** Top photo of a Chihuahua is licensed under the Creative Commons Attribution 3.0 Unported license.

Bottom Chihuahua photo by Inanishi is licensed under the Creative Commons Attribution-NonCommercial-NoDerivs 2.0 Generic (CC BY-NC-ND 2.0) license.

*** The R code to generate the plots with the linear and nonlinear warming from two global temperature datasets is on GitHub. The R code to study the influence of the polynomial exponent on the linear estimate is also on GitHub.

Victor - as usual, very helpful article. On SLR, recently there was a second paper using a different method that agrees with earlier Hay-Mitrovica finding that SLR from 1900 to 1990 averaged ~1.2mm/yr... and since 1990 it's ~3.2mm/yr. The last ten years is in excess of 4mm/yr. That I can find nobody has graphed it in the same way you have done the GMST your post. I suspect the results would be as striking... maybe more striking.

ReplyDeleteInteresting to consider the shape of that curve if the suggested WW2 sea temperature bias prove supportable.

ReplyDeleteThe linear trend is not the larges issue.

ReplyDeleteSpatial coverage biases, sea ice, blending SST with SAT data and such things are contributing to underestimating the warming trend.

One can test it with the CIMP5 output.

Using the data from here

http://www.climate-lab-book.ac.uk/2015/an-apples-to-apples-comparison-of-global-temperatures/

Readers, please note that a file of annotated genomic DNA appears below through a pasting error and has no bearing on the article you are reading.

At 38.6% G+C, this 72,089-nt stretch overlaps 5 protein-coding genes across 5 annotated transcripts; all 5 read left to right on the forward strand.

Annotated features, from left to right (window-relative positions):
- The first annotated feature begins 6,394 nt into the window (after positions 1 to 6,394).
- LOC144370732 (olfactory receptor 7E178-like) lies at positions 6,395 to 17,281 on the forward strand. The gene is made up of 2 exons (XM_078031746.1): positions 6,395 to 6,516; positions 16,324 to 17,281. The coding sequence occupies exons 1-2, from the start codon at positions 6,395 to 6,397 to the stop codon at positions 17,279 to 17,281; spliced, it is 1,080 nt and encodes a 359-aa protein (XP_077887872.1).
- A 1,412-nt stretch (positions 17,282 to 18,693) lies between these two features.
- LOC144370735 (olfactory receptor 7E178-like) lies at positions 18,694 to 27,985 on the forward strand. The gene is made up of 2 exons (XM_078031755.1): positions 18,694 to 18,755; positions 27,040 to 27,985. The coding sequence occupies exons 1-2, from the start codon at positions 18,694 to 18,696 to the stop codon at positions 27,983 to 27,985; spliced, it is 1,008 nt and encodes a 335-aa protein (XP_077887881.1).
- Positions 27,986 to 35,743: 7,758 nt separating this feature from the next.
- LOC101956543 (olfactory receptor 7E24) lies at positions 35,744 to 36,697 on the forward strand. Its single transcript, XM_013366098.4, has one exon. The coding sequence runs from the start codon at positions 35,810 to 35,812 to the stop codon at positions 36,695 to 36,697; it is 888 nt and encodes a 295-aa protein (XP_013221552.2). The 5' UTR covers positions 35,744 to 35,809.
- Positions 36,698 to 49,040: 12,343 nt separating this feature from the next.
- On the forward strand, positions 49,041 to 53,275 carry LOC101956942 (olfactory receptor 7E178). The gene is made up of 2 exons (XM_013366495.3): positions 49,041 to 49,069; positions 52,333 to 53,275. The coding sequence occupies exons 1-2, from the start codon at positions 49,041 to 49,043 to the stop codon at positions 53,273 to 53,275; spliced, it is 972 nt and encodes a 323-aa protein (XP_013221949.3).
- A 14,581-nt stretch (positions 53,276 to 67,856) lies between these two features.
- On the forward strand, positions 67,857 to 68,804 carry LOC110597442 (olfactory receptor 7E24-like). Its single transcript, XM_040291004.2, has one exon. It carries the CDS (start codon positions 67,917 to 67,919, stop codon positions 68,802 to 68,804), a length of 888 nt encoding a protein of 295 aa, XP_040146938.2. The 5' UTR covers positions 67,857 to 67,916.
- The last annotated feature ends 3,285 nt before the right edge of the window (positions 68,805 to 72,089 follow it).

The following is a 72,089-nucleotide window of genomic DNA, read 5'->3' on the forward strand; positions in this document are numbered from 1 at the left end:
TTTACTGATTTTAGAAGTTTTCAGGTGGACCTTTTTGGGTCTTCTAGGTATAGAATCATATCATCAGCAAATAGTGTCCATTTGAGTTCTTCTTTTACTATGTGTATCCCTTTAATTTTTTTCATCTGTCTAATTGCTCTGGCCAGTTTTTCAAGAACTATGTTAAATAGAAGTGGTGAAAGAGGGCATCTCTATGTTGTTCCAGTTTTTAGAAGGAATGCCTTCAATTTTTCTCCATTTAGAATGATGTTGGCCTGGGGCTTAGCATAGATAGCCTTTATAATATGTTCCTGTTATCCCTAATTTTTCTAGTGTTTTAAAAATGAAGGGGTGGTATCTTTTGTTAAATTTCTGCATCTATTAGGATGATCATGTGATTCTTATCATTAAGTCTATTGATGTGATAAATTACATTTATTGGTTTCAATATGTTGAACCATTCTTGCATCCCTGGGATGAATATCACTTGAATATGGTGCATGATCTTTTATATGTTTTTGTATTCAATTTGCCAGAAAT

I got a 24% to 37% high linear trend, if I use the (in the models globally available) near-surface air temperatures (SATs), then applying the HadCRUT4 method with blended SST/SAT temperature anomalies.

If the difference in the real world is similar to that seen in the model output, the warming trend shown in the 'surface temperature' data sets substantial underestimates the really global near-surface air temperature trend.

Victor: Interesting post, which has increased my understanding of how warming can be quantified. 1.00 K does appear to be a better estimate of warming for 1880-2016 than 0.95 K. Unfortunately, these values don't convey any information about the uncertainty and significance of this change. A linear AR1 model has the advantage of also estimating the uncertainty in the warming TREND. That confidence interval multiplied by the period provides a confidence interval for the AMOUNT of warming. Unless one can obtain a confidence interval using LOESS, LOESS may provide the best single value for warming - but not the type of central estimate plus confidence interval that appears to be more appropriate for an IPCC report.

ReplyDeleteRespectfully, Frank (We exchanged some long comments at ATTP)

Victor wrote: "the IPCC underestimates global warming". This is only true if you believe that GW has a single well-constrained value whose significance is obvious. The importance of uncertainty and "statistical significance" in quantifying warming is illustrated by the fact that the recent El Nino raised GISTEMP GMST by 0.5 K (monthly data) to 0.3 K (your graph of annual averages?) over the average for the 2000-2013, a period of somewhat stable temperature and modest warming. 1 K of overall warming with occasional deviations of 0.5 K suggests that reporting a single value for warming is inappropriate.